Coming up with a COVID (cure?): Using e-consent and national recruitment in a fully-remote clinical trial

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Abstract

Introduction: The STOP COVID Trials were innovative fully-remote randomized controlled trials of fluvoxamine (a sigma1 receptor agonist with anti-inflammatory properties) vs placebo for treatment of outpatients with early COVID-19 who were self-isolating at home.

Methods: The trials used eConsent and an electronic data capture system with integrated recruitment from the EPIC electronic health record system. The trials reduced participant burden and prevented spread of infection by allowing patients to participate from home. The trials also ensured equity in research participation by encouraging participation of individuals from racial and ethnic groups that are disproportionately affected by severe COVID-19.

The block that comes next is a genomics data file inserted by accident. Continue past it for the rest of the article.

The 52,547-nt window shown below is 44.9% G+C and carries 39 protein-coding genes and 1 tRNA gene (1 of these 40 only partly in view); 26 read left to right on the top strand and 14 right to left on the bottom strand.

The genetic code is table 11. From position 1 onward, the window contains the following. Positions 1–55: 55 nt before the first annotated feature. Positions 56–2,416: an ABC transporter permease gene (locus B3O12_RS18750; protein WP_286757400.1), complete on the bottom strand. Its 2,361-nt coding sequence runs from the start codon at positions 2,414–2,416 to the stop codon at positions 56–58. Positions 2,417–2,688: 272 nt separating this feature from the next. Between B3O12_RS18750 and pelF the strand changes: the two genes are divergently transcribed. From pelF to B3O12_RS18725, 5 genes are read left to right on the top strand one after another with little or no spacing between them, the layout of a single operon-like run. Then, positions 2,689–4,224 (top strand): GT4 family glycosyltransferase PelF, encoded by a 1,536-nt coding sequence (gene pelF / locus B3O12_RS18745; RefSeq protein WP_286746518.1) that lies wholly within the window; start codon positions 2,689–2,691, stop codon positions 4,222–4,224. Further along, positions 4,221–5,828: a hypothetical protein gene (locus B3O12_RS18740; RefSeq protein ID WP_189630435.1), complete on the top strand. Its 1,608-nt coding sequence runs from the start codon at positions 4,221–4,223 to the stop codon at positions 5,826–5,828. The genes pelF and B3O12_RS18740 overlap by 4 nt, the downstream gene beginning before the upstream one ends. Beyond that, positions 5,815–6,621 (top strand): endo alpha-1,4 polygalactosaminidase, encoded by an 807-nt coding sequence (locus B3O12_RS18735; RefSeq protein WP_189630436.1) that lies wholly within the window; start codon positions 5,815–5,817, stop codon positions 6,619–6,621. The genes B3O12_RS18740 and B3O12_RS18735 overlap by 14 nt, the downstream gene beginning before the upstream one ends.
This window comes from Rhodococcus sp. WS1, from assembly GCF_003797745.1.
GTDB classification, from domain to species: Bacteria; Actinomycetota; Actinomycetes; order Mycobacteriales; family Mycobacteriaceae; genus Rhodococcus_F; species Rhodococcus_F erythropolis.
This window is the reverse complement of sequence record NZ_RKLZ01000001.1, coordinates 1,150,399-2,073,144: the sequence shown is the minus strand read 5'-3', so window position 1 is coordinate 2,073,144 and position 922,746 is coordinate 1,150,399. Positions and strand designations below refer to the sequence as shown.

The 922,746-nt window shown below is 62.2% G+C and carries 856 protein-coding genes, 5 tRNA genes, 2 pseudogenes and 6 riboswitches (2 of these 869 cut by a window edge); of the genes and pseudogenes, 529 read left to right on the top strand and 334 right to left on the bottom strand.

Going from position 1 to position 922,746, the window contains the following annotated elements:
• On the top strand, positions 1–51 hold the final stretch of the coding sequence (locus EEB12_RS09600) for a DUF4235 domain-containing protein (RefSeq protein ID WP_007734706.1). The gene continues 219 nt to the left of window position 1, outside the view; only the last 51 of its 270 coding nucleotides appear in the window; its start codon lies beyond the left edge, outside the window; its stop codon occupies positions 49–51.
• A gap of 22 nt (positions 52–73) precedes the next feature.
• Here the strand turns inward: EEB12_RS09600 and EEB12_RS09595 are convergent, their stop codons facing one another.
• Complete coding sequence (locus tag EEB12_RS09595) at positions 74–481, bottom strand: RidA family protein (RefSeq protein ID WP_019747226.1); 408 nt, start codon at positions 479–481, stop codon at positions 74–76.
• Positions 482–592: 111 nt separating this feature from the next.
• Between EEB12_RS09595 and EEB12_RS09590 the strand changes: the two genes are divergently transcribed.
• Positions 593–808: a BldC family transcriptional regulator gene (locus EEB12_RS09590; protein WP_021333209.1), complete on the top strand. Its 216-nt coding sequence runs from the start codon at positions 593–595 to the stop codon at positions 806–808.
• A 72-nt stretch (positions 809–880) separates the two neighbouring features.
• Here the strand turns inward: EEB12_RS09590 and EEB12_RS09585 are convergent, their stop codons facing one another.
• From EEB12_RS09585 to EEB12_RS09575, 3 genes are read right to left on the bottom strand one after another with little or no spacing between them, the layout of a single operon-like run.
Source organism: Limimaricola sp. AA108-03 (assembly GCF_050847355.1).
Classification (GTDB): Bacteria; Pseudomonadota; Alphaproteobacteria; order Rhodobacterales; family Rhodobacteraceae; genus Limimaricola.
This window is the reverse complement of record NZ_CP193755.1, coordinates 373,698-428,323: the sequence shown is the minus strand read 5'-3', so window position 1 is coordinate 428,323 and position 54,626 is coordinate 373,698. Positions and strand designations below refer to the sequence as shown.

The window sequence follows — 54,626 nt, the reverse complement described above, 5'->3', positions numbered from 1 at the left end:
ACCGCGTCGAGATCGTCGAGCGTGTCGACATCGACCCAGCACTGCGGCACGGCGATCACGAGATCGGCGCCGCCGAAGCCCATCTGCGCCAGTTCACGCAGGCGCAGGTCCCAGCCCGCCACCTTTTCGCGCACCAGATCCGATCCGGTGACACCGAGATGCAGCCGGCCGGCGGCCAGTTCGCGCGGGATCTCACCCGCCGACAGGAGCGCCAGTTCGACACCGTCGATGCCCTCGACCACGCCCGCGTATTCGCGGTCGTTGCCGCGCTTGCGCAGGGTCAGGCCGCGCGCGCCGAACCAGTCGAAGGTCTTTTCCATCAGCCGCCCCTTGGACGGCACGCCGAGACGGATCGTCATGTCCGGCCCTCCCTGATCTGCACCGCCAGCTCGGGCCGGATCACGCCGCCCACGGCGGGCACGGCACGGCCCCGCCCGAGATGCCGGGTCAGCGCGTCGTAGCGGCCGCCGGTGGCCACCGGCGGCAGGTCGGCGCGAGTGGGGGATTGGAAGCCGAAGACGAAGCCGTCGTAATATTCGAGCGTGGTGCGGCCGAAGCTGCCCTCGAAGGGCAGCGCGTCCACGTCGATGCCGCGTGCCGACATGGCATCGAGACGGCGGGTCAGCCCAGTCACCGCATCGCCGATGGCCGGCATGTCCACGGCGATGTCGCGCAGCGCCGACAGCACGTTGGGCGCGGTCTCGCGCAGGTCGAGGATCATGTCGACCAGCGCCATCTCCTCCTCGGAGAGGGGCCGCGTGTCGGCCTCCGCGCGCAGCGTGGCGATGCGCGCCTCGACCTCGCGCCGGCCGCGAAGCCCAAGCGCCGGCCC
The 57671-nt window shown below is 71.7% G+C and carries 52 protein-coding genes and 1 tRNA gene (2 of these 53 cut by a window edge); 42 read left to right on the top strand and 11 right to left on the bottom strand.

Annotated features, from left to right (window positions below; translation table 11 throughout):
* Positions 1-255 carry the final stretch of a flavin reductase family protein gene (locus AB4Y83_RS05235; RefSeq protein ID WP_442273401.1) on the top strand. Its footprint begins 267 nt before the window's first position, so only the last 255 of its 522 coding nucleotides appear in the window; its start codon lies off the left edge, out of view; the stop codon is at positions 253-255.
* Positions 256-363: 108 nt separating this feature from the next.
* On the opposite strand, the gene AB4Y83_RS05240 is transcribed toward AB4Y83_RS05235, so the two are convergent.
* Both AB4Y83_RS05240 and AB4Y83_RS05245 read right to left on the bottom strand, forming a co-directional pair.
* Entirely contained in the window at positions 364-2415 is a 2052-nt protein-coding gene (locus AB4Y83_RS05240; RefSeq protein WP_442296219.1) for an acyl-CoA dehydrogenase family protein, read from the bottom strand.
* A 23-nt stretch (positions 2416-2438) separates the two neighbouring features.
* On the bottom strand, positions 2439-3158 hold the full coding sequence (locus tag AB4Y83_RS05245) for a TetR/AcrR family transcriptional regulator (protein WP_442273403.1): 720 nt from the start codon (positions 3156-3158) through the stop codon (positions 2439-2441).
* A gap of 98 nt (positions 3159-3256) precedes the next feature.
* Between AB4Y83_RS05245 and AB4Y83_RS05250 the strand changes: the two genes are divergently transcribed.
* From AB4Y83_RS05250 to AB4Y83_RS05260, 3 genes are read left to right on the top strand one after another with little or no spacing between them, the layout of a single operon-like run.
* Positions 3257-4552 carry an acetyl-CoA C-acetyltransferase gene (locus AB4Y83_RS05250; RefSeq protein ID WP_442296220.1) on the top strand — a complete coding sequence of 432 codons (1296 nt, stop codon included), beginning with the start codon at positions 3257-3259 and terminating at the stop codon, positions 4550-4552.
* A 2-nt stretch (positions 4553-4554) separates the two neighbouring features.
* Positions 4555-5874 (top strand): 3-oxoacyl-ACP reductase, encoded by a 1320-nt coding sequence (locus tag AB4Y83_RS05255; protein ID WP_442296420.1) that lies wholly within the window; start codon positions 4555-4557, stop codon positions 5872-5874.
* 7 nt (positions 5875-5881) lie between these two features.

Results: STOP COVID 1 screened 1337 individuals, randomized 181, and included 152 in the main analysis, including 25% black participants. STOP COVID 2 screened 2475, randomized 670, and included 547 in the main analysis, including 13% Hispanic participants. Enrollment for STOP COVID 2 ended early due to low event rates and difficult recruitment after COVID-19 vaccine rollout, but is still adequately powered for some important secondary and long-term follow up analyses.

Conclusions: It is possible to recruit a diverse sample for participation in a fully-remote clinical trial during a pandemic.

References:
Lenze EJ, Mattar C, Zorumski CF, Stevens A, Schweiger J, Nicol GE, Miller JP, Yang L, Yingling M, Avidan MS, Angela M Reiersen AM. Fluvoxamine vs Placebo and Clinical Deterioration in Outpatients With Symptomatic COVID-19: A Randomized Clinical Trial. JAMA 2020 Dec 8;324(22):2292-2300

Authors
Katie
Keenoy
Program Director, mHRC and Clinical Research Specialist for the Center for Clinical Studies Trial-CARE Unit
Angela
Reiersen
Associate Professor of Psychiatry